We believe that end-of-life care should be approached with dignity and respect for the entire family. As pet owners ourselves, we feel it is important for your pet to be as comfortable as possible throughout their life. We will help you customize a plan for home care that fits your pet’s needs as well as your own (as much as possible). With advancements in medicine and technology, there are many ways we can improve the quality of life for older pets. And when no more can be done to extend the life of your beloved companion, we want to make the final moments you share together as easy as possible. We are here at any time to help discuss your pet’s quality of life and provide resources to help you make that difficult decision. You may also consider using a Quality of Life Scale to help guide you in assessing your pet’s day-to-day function. Here are links to two scales from the founders of Lap of Love Hospice and In-Home Euthanasia service:
We work with Final Gift Pet Memorial Center for cremation. https://www.finalgift.com
You can arrange for a private cremation with your pet’s ashes returned to you in an urn of your choosing or we can arrange a communal cremation if you do not wish to receive the ashes back. You also have the option to bury your pet at home or to make arrangements with a different cremation or burial service.
Understanding what happens during the euthanasia procedure before the event can be beneficial for everyone. Appropriate forms must be signed in order for the procedure to take place. This takes only a few minutes to complete. It is often helpful for owners to have discussed the final care options with the whole family ahead of time. Payment can be made prior to the procedure so that you may leave immediately after you have finished saying your final good-byes with your pet.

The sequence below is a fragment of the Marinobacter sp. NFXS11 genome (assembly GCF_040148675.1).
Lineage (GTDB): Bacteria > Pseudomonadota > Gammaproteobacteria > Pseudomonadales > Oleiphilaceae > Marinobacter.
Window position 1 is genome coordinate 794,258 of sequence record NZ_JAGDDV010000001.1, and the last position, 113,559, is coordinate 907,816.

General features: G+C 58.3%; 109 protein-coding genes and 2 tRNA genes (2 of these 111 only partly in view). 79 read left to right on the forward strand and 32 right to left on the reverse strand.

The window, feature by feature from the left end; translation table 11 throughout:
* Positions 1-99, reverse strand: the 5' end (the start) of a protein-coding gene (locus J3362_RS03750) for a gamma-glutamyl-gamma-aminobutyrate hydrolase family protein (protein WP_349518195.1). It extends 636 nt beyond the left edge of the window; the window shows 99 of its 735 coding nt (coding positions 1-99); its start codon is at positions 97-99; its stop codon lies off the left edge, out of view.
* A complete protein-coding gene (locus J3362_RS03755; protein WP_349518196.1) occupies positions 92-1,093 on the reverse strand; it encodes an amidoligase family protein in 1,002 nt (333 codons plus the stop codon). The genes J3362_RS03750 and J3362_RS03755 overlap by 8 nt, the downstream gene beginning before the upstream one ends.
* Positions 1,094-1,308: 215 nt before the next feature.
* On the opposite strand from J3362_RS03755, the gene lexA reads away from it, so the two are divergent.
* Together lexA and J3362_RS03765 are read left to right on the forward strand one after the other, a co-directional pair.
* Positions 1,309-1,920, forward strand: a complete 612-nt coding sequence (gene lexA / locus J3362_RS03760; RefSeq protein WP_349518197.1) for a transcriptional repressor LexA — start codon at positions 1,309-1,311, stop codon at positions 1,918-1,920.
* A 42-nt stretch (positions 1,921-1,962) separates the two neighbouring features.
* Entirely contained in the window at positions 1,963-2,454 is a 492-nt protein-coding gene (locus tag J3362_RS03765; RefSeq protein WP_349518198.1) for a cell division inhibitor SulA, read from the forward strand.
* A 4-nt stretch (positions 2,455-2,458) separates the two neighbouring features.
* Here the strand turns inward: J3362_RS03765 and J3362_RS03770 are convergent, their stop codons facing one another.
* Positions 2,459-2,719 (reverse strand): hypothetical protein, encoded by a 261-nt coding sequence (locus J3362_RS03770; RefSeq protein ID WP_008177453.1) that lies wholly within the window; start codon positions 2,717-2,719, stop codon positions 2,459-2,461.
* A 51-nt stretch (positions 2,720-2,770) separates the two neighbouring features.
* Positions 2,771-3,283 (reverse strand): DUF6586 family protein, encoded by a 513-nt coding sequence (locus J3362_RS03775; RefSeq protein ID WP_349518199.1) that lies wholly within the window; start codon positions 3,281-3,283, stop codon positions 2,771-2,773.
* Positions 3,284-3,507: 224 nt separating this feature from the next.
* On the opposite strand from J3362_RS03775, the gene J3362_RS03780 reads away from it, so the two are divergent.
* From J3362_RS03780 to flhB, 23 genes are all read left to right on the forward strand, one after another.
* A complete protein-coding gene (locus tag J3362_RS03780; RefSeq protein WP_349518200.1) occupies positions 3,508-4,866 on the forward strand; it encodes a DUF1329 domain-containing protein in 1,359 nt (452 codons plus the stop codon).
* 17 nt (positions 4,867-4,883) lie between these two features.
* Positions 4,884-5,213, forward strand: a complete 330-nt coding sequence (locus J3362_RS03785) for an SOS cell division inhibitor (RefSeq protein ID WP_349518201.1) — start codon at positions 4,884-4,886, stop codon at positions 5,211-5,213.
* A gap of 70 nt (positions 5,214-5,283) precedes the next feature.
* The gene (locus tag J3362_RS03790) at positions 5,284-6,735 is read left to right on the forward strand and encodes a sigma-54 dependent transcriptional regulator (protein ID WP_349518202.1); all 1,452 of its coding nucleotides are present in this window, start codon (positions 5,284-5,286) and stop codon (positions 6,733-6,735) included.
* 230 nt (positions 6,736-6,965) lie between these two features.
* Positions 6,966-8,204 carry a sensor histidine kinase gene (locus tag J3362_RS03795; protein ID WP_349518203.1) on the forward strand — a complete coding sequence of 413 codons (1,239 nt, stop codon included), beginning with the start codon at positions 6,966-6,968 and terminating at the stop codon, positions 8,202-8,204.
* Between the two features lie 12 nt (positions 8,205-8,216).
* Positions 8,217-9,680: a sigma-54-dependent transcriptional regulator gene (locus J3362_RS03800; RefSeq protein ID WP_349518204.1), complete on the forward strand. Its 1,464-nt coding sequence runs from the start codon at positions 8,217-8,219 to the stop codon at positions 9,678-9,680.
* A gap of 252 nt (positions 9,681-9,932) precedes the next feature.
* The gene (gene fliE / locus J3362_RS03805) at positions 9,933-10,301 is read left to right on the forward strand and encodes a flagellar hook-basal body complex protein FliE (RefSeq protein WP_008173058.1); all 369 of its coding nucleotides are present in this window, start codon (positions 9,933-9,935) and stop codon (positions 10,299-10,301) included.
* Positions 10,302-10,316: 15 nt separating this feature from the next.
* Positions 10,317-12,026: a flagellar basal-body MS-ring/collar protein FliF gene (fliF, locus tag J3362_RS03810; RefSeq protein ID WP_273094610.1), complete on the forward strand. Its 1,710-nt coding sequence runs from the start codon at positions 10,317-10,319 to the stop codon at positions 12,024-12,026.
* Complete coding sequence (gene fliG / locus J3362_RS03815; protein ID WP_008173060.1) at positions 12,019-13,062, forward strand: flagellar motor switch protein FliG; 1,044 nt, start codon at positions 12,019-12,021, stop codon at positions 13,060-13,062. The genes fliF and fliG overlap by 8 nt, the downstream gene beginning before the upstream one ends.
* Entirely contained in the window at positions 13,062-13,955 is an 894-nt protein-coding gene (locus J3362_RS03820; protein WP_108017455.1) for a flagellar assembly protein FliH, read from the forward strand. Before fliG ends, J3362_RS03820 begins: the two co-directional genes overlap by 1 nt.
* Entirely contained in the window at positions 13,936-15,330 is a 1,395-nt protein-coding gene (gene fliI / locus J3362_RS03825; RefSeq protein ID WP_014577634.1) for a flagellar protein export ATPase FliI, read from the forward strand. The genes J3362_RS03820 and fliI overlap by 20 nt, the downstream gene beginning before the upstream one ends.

A veterinary technician will hold your pet to ensure that the procedure is done swiftly and smoothly. If your pet is unlikely to stay still for the procedure, a sedative can be given beforehand. An intravenous catheter or a butterfly catheter will be used for the administration of the euthanasia solution. The process is very fast, typically under a minute from the time of administration to the time of effect. Because the euthanasia solution is an overdose of an anesthetic agent, your pet will begin to relax almost immediately upon administration. This causes your pet to fall into unconsciousness, before slowing and then stopping the heart altogether. We will use a stethoscope to confirm that the heart has stopped beating. You should be aware that your pet’s eyes will remain open after passing; and for a few minutes after the pet has passed, you may witness involuntary muscle twitching and breathing from your pet. The bladder and bowels may also release. These are normal occurrences but can be upsetting to witness if you are not expecting it. We encourage you to spend as much time as you need saying a private farewell after your pet has passed.
Pet loss can be devastating for owners of all ages. It is okay to grieve for the loss of your beloved companion. There are many resources available to help you work through the loss. If you find you are having trouble coping alone, don’t be afraid to reach out for help. We are here to help you in any way we can through the entire life (and loss) of your pet. Here are some resources you may find useful during this difficult time.